x Turn on thread page Beta
 You are Here: Home >< Maths

# upper bounds and lower bounds need help asap :) watch

1. there are quite a few questions and it would mean the world to me if you could help!
1. The crowd at a stadium was quoted as being 80000. It is known that this number was rounded to two significant figures. Calculate the lower bound and upper bound.

2. find the upper and lower bounds of the following numbers (accuracy of measurement given in brackets):
a.26 miles (1s.f.)
b.0.0034kg (2 s.f.)
c.0.20 litres (2 d.p.)
d.800 metres (nearest 10 metres)
e.100m (nearest centimetre)
f. 4 litres (nearest half a litre)
2. For question one if the crowd has 80,000 people in it rounded to two significant figures, that means that then hundreds digit must have been rounded either down or up to get 80,000.

For example it could have been 80,112 people in reality, rounded down to 80,000. So for your upper bound find the largest number that can be rounded down to get 80,000.

And for your lower bound instead of 80,000, it will be under 80,000. So find the smallest number which you can round up to get 80,000. It will look something like 79,xxx

Follow the same thinking for the next question as well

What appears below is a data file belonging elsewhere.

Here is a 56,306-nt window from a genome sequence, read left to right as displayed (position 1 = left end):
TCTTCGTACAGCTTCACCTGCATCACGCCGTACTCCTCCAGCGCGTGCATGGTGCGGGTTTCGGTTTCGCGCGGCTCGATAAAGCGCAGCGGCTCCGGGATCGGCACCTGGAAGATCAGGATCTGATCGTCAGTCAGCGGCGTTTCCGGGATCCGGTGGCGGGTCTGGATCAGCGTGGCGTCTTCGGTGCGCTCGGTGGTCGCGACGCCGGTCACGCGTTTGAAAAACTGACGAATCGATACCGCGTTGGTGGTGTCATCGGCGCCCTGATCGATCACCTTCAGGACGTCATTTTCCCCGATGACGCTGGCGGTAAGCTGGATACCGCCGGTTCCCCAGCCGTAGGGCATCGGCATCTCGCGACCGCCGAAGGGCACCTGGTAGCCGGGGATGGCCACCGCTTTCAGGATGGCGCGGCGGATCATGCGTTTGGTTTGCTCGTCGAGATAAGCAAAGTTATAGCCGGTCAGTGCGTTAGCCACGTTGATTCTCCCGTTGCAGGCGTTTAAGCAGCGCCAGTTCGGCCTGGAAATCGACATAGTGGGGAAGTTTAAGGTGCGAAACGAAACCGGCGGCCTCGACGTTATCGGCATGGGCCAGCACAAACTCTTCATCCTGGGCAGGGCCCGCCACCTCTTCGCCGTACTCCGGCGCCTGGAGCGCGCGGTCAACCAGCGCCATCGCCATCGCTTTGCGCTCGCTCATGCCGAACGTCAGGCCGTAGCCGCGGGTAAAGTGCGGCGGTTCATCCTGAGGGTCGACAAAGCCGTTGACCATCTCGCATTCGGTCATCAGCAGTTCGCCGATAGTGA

3. (Original post by Mr. Ee)
For question one if the crowd has 80,000 people in it rounded to two significant figures, that means that then hundreds digit must have been rounded either down or up to get 80,000.

For example it could have been 80,112 people in reality, rounded down to 80,000. So for your upper bound find the largest number that can be rounded down to get 80,000.

And for your lower bound instead of 80,000, it will be under 80,000. So find the smallest number which you can round up to get 80,000. It will look something like 79,xxx

Follow the same thinking for the next question as well
thanks!!!
4. because "people in a crowd" is a type of discrete data you have to be careful with the upper bound.

80 000 to 2 s.f is the same as 80 000 to the nearest 10 000...

you add 5000 and minus 5000 to get 75 000 and 85 000; but then you must subtract one unit from the upper bound.

TSR Support Team

We have a brilliant team of more than 60 Support Team members looking after discussions on The Student Room, helping to make it a fun, safe and useful place to hang out.

This forum is supported by:
Updated: October 31, 2015
Today on TSR

### How much will your degree earn you?

Find out where yours ranks...

Poll
Useful resources

### Maths Forum posting guidelines

Not sure where to post? Read the updated guidelines here

### How to use LaTex

Writing equations the easy way

### Study habits of A* students

Top tips from students who have already aced their exams